G. P. Mishra1, T.M. Dhamgaye2, B.O. Tayade3, B. Fuladi Amol4, S. Agrawal Amit5, D. Mulani Jasmin6
1Department of Chest & TB, Government Medical College, Nagpur, India, 2Department of Chest & TB, BJ Medical College, Pune, India, 3Department of Chest & TB, NKP Salve Medical College, Nagpur, India, 4Dept. of Chest & TB, Government Medical College, Akola, India, 5Resident, Maimonides Medical Center, New York, USA, 6Rural Hospital, Rajegaon, Gondia, Maharashtra, India
Several prospective studies have found that impaired pulmonary function may increase the risk for developing
diabetes.  The pulmonary function in diabetics is characterized by restrictive lung defect.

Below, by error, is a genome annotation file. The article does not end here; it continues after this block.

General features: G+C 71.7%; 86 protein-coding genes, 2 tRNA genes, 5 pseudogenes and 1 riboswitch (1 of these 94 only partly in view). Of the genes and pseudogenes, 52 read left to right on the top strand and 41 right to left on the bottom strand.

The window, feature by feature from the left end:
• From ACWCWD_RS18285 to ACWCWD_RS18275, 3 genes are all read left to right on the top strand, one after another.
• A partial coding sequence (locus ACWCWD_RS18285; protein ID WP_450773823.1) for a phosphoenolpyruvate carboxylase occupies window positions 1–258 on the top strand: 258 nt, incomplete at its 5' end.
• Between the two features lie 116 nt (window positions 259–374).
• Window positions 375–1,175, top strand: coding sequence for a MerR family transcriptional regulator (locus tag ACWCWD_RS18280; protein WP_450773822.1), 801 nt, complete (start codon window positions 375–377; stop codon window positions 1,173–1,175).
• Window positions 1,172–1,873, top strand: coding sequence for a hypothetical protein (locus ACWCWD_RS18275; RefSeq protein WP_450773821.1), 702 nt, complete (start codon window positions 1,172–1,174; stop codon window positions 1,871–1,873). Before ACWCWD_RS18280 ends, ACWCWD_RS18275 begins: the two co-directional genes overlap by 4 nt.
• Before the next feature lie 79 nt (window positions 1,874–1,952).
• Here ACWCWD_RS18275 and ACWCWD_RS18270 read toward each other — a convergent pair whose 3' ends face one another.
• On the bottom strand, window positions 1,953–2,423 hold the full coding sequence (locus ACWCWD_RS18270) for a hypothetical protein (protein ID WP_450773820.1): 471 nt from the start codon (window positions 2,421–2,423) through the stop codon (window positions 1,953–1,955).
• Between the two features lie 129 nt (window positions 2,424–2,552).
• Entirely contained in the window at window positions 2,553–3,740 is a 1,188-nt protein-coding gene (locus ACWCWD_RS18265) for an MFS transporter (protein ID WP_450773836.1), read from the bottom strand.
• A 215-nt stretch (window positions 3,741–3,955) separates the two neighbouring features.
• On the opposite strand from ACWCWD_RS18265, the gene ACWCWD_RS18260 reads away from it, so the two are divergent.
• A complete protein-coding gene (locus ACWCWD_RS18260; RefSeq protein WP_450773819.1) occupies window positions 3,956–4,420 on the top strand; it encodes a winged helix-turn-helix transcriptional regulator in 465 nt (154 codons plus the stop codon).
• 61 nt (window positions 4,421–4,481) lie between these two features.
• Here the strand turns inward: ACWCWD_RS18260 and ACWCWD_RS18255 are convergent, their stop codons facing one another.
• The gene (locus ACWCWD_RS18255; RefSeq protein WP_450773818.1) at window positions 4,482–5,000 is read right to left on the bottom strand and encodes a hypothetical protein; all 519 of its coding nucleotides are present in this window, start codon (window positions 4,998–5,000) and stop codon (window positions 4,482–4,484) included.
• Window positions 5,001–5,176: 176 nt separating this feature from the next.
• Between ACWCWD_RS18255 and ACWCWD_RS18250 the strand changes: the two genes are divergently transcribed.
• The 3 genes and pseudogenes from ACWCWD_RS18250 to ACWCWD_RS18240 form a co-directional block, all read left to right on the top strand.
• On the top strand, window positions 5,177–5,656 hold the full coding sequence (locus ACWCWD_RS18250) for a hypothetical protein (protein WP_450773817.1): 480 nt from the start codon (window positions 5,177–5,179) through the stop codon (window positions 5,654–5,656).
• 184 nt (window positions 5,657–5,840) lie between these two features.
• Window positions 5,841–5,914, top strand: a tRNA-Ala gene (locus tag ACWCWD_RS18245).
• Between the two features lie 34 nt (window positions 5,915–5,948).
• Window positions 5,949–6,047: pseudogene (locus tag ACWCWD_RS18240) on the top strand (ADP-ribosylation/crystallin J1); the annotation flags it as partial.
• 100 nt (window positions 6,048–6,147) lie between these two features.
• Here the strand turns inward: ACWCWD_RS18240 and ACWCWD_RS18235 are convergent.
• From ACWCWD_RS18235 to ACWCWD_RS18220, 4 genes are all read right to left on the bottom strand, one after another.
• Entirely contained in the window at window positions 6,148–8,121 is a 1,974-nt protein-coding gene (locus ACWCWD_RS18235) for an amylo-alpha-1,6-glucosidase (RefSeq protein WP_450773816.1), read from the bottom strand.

The interest in the relationship between diabetes and obstructive lung diseases has been pursued only recently. [1-4] The prevalence of asthma is significantly higher in patients with type II diabetes mellitus (DM), independent of other comorbid conditions.  Chronic obstructive pulmonary disease (COPD) may be a risk factor for developing NIDDM (Non In- sulin Dependent Diabetes Mellitus).
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